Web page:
sized fraction of the total suspended paniculate sample collected by the TSP sampler
       above, ssmpler is typically operated at  40 CFM, and utilizes an 8x10 inch Quartz or teflon
       filter'media. Note: glass fiber media should not be used rf there is concern for a known
       sulfate artifact formation problem.
       PM10 Manual Dichotomous Sampler - used to collect a 24-hour sample of the 10 micron
       particular size fraction of the TSP, sampler operates at 16.7 liters/minute, and utilizes two
       (2) 37  mm diameter Teflon filters to collect a  fractionated sample with a cut point of 0-2.5
       micron (fine fraction) and 2.5-10 micron (coarse fraction).

         VOC Canister Sampler * used to collect up to a 24- hour integrated whole air sample in six-
         liter evacuated stainless steel canisters, interior walls are passivated to minimize sample
         degradation, samples volume can be regulated.by either limiting the volume to ambient
         pressure or pumping in addition sample to an approximate volume of 16 liters, these
         samples can be used for the determination of total hydrocarbons or analyzed for specific
         hydrocarbons, multiple analysis are available from a single pressurized canister sample.
       -  Note: An extensive canister cleanup process is required prior to the collection of additional
         air samples.

         Polyurethane Foam (PUF) Low Volume Sampler • used to collect 24-hour aerosol samples
         utilizing small AC or battery operated pumps at flow rates less than five liters per minute on
         relatively small glass cartridges containing a PUF plug, these samples can be extracted and
         analyzed for PAHs, or other SVOCs. Note: Both  the glass cartridge and PUG plug require
         an extensive cleanup procedure prior to re-use.                                 •

         Optional Tenex/Charcoal/XAD-2 tubes - these media can be used with same type of low
         volume pumps described above to collect additional samples for further definition of the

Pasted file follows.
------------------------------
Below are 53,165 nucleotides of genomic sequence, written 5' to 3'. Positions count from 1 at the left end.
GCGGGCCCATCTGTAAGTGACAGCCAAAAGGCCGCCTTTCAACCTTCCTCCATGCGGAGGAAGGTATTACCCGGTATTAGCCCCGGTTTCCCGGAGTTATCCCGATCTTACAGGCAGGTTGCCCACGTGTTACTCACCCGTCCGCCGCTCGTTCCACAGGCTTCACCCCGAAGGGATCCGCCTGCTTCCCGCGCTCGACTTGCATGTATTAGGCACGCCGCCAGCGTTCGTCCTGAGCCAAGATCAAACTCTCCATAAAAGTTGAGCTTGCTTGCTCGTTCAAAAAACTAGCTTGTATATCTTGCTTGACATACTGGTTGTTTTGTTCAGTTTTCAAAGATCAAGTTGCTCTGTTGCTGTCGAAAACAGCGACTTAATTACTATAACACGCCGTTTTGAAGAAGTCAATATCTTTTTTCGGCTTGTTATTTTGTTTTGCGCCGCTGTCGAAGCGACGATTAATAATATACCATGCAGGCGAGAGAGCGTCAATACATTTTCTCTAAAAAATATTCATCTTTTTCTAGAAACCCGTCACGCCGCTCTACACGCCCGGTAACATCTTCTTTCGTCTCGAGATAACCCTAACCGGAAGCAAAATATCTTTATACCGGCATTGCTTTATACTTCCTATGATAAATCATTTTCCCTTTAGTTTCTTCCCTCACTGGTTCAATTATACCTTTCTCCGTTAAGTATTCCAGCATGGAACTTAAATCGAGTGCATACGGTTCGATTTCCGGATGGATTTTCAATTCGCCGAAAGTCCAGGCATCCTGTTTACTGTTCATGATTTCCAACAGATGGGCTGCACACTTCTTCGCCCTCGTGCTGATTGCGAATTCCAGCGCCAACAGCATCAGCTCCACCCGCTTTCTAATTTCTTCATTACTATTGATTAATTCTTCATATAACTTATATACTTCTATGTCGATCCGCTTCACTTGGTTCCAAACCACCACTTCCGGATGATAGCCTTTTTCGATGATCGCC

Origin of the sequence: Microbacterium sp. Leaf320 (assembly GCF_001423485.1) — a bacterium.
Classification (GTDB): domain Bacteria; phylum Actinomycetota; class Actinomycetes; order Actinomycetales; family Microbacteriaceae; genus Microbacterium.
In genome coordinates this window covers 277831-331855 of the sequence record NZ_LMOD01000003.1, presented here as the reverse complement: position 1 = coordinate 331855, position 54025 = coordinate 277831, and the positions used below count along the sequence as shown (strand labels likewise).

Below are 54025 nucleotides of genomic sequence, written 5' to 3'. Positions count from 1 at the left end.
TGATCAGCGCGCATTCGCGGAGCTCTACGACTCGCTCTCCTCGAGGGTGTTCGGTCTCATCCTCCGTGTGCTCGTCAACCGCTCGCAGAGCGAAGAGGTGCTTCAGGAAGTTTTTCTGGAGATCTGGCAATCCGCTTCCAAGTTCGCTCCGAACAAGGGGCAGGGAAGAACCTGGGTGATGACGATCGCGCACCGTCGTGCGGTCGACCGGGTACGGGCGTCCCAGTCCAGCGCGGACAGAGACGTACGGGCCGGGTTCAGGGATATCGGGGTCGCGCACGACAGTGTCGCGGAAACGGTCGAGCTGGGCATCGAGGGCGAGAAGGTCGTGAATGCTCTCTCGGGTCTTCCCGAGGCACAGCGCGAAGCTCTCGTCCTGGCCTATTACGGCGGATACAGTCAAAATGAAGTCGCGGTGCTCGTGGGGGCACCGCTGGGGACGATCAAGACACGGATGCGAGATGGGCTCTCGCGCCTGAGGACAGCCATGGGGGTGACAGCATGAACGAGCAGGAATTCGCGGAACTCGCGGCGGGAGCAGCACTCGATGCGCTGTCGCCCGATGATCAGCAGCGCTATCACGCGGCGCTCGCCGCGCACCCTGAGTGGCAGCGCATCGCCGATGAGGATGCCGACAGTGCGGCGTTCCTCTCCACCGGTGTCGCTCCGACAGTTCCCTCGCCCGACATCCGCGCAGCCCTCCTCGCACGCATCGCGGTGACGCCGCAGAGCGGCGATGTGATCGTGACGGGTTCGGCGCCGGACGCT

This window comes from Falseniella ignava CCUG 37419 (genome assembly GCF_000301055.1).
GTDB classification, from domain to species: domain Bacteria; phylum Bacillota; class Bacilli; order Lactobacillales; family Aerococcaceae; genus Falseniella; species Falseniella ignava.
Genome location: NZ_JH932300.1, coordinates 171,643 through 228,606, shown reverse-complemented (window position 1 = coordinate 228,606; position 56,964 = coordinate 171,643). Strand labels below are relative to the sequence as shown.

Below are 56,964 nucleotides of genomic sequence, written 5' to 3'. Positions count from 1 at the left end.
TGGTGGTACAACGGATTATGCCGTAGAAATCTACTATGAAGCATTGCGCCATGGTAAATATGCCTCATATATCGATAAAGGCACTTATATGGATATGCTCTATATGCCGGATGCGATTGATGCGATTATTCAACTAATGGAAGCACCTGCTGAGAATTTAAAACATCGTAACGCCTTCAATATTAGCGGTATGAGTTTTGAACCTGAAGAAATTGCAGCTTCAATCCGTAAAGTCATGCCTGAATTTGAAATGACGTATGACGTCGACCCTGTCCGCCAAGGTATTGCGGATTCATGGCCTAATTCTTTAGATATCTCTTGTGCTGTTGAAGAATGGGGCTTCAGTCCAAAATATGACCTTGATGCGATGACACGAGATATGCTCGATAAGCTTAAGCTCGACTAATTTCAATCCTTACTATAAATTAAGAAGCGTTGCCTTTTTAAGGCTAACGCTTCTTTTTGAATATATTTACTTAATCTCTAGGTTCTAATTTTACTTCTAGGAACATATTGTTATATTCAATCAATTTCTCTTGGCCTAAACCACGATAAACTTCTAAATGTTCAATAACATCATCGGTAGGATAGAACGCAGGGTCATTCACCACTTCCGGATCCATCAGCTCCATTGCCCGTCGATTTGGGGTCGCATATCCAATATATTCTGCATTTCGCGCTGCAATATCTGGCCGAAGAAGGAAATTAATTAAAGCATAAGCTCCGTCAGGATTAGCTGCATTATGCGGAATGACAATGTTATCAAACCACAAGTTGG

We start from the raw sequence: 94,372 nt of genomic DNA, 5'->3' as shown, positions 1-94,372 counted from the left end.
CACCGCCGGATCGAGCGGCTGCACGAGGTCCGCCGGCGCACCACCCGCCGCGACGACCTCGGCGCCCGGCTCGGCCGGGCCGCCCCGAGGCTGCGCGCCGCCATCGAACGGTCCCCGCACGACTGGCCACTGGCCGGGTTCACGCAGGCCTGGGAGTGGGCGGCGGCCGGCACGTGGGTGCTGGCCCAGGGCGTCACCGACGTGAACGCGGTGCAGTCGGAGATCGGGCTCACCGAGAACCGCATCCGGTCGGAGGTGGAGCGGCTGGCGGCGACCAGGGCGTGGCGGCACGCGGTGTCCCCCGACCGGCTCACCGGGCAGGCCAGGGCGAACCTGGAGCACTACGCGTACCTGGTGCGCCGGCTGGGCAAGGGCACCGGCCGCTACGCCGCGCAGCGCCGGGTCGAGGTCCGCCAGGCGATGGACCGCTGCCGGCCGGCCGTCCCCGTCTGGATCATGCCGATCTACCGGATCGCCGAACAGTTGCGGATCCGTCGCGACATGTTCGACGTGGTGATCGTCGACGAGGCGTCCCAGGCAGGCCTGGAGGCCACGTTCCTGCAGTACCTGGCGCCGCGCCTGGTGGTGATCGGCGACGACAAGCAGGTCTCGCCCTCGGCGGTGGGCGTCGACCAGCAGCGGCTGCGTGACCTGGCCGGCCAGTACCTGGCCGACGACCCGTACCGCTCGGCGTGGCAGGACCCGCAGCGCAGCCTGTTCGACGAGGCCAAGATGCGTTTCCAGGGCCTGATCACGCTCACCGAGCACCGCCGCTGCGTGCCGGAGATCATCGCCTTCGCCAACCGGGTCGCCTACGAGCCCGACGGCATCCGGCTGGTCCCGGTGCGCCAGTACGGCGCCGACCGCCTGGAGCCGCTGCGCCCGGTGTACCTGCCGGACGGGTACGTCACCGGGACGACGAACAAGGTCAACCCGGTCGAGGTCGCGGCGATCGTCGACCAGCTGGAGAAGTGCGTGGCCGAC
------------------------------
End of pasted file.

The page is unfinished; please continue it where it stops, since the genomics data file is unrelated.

constituents of the plume for SVOCs.

        Organic compounds will be present in all three phase distributions (particle bound, SVOC,
 and VOC) and each phase will have to be sampled and then a determination will have made as to
 importance of each.

        The particle bound is phase can be collected  for extractive organic analysis from both
 quartz, teflon impregnated  glass fiber filters, or teflon.

        The SVOC phase can be collected on PUF and within the canister.  The VOC phase can be
 collected with canisters and charcoal tubes. Employment of Tenex and S/.D-2 sampling tubes in
 conjunction with PUF,  charcoal tubes, and canisters in an overlapping sampling matrix, can be used
 to confirm of the presence or absence of compounds which could be missed by a less complex
 sampling matrix.

        Proposed locations for the initial six expanded sites:

        The Team recommends .that the six locations follow the general axis of plume drift from
 Kuwait City south into Saudi Arabia, it is further suggested that the operation of these sites be
 divided amongst the key network managers within the two countries:  Kuwait MEPA, and Saudi
 ARAMCO. This division of responsibility supports the philosophy to jointly develop both the
 sampling and analytical capability within all three entities.
        Kuwaiti Locations

*'   .     The Team recommends that two (2) of the sites be located at the existing operational
continuous monitoring stations located in Kuwait City.  A third site should be established in Al-